Superhuman Radio with Carl Lanore; Live to 110 with Wendy Myers

I had the privilege of doing two interviews late last week.

I highly recommend my conversation with Carl Lanore on Superhuman Radio regarding the “Perfect Health Lifestyle” with some background about the Perfect Health Retreat. Download the episode here or follow the link and listen at Carl’s site.

Also, it was a great pleasure to speak with Wendy Myers of the Live to 110 Podcast. We talked about weight loss and other topics. Download the podcast here or listen at Wendy’s site.

Leave a comment ?

15 Comments.

  1. Are you drinking black coffee now without any cream? How about including 50-100 calories from grass fed ghee? How much does it affect autophagy?

  2. Hi Paul. Is the change you mentioned regarding fasting discussed on your sight anywhere? From the limited discussion, are you recommending water only to carry through to the lunch hour if you are doing the sixteen hour fast during that time frame and you’re (me) not a coffee drinker? In your opinion will intermittent fasting be helpful for dealing with SIBO and hypo adrenal function or should it be avoided until resolved (which seems to be very challenging). Thank you for your continued work,
    Greg

  3. Hello Paul,

    Thanks for taking the time to answer so many questions.

    I was wondering if Erythritol in coffee was okay. I like sweetening my coffee a little, but if it isn’t ideal I won’t do it. But it’s my understanding that it’s essentially safe with close to no calories.

    I wanted to also make a suggestion that might help you in managing the site, and save you some time. I’ve noticed with small changes that you make to your recommendations (like no more coconut milk in coffee) it takes people a while to catch on and access the new information. These changes will often appear in an interview or blog post that people who can’t follow the blog consistently or closely often miss and then ask questions about, and I’ve noticed you patiently and graciously answer many repeat questions. I was thinking maybe an “Updated Recommendations” page might be in order. If you list each change you make along with the date you made it (e.g. No more coconut milk in coffee: 7/27/14) visitors to the site would have an easy place to go to quickly see what recommendations have changed since last they checked in. Hopefully this would save you a lot of time because it would be as simple as making one note, rather than reading through a lot of new questions. It would also be a place where you could place links to posts connected to the subject so people could seek out their answers more efficiently. I don’t run a blog myself, so I’m not sure if this is feasible, but I imagine it only taking a few moments and saving you a lot of time. I hope this suggestion is useful to you. Thank you for all you do.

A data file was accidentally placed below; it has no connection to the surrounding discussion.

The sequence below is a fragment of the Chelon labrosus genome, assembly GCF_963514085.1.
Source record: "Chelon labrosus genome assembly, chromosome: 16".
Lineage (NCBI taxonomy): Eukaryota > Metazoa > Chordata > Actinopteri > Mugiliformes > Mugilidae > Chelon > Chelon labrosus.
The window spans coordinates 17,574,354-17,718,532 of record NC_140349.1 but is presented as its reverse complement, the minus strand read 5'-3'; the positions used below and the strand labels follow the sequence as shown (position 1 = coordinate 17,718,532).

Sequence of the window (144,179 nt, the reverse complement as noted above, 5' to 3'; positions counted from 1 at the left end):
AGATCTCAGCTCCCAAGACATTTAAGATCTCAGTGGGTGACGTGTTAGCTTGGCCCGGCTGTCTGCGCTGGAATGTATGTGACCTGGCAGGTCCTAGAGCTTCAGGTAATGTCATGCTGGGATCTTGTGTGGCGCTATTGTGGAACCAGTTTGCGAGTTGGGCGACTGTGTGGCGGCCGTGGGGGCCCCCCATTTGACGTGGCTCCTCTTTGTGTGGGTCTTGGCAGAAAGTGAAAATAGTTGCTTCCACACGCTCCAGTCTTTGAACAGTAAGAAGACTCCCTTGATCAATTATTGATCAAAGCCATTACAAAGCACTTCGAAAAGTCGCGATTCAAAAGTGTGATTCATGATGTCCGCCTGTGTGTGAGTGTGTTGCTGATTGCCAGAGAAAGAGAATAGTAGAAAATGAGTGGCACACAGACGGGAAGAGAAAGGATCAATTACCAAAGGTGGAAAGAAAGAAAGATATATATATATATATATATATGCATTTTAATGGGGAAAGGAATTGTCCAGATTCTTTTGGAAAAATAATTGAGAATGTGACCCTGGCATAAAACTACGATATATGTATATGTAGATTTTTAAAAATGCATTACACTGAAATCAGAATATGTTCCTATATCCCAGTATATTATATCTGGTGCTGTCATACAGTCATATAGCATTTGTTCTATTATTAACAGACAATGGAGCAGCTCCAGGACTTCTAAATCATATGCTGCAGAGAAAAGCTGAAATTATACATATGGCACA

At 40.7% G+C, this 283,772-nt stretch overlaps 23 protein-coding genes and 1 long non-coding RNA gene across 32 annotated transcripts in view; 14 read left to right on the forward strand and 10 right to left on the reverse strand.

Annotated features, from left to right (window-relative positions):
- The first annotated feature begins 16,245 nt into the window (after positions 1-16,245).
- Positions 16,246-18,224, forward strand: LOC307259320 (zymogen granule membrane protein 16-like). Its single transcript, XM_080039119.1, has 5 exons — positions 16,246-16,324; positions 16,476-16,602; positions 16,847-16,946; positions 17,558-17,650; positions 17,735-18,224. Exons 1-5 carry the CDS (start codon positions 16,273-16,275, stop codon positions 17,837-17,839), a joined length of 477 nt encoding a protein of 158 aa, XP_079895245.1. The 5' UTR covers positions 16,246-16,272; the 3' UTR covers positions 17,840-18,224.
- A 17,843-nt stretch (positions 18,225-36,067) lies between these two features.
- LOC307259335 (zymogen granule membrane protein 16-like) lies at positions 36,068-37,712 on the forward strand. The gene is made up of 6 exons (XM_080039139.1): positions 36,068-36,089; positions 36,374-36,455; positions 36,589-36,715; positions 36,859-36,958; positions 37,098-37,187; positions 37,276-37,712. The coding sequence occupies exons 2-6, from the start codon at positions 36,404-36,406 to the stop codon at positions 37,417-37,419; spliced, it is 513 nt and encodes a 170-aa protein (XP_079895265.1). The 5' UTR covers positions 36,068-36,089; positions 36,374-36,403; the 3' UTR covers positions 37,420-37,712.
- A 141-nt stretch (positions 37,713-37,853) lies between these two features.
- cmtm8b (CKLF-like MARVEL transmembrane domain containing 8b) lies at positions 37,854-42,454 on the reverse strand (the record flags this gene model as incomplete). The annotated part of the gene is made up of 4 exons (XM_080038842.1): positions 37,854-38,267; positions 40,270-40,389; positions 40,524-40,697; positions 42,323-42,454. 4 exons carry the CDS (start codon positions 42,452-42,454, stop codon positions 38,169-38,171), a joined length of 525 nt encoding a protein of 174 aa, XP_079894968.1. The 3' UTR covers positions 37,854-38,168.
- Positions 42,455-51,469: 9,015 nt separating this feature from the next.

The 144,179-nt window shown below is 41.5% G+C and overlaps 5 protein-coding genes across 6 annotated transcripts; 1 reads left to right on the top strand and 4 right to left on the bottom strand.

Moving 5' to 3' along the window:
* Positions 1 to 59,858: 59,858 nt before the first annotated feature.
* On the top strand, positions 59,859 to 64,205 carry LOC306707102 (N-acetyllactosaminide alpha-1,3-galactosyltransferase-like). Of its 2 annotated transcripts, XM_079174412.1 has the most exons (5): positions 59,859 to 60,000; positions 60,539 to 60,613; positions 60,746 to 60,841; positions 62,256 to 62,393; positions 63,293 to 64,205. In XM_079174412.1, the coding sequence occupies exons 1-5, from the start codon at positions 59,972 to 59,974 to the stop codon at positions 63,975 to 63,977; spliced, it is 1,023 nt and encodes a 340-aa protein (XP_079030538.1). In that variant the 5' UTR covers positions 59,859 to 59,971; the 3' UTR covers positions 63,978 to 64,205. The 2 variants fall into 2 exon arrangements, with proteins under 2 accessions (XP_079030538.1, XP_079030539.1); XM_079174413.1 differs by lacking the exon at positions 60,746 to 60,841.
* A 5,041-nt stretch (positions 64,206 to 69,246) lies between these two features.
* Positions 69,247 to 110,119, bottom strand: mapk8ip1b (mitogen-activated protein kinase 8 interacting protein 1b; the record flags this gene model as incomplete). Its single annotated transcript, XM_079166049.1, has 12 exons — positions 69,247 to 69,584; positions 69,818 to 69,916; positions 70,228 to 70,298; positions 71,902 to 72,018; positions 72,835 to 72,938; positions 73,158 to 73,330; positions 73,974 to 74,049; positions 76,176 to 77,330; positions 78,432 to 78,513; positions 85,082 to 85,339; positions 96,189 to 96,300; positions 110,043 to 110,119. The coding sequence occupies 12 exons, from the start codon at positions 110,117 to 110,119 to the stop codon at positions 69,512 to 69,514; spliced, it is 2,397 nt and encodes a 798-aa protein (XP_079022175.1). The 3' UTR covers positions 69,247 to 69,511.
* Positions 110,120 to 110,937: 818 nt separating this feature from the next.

4. Paul –

    Your book states that “[s]upplemental fiber may be ill-advised.”

    The gut is the new rage and therefore lots of recommendations about fiber are circulating in the ancestral world.

    From a PHD perspective, are psyllium husks considered toxic like other cereal whole grain husks and therefore discouraged on PHD? On days when fiber is low (and your PHD guidelines for safe starches and fruit not achieved) should one take a TBLS or two of psyllium or inulin or just try to consume more from whole foods the next day?

    Thanks!

  5. Peggy Mandell

    Paul, your Wendy Myers podcast is one of your best, and I’ve heard them all! Suggestion: when you and Shou-Ching enjoy your hot milk beverage/dessert, try adding 4 cardamom pods, a cinnamon stick, and a pinch of saffron, in addition to the turmeric, for added health benefits and delicious flavor (best to bring your milk to a boil on top of the stove and let it cool, but microwave if you must)!

    • Peggy, I agree that was one of his best interviews yet, even if weight loss isn’t your goal.
      Question for you on the spices for milk:
      I want to start using cardamom where appropriate, but I’m confused about which is the best kind to buy. I’ve heard there’s white, green and another color — any advice on which is best for what use, and should I get whole pods or ground? I also want to figure out how to use turmeric, both fresh and ground. I don’t know how and what type to use for what.

      • i just listened to the interview with Wendy and must agree it was one of the best.

        Susan, the other color of cardamom is brown, sometimes called black. It has its own special flavor and is specified in certain recipes. I have a garum recipe that calls for it and the whole mix does have a lovely warm flavor. But i am not sure if that is completely attributable to the brown cardamom.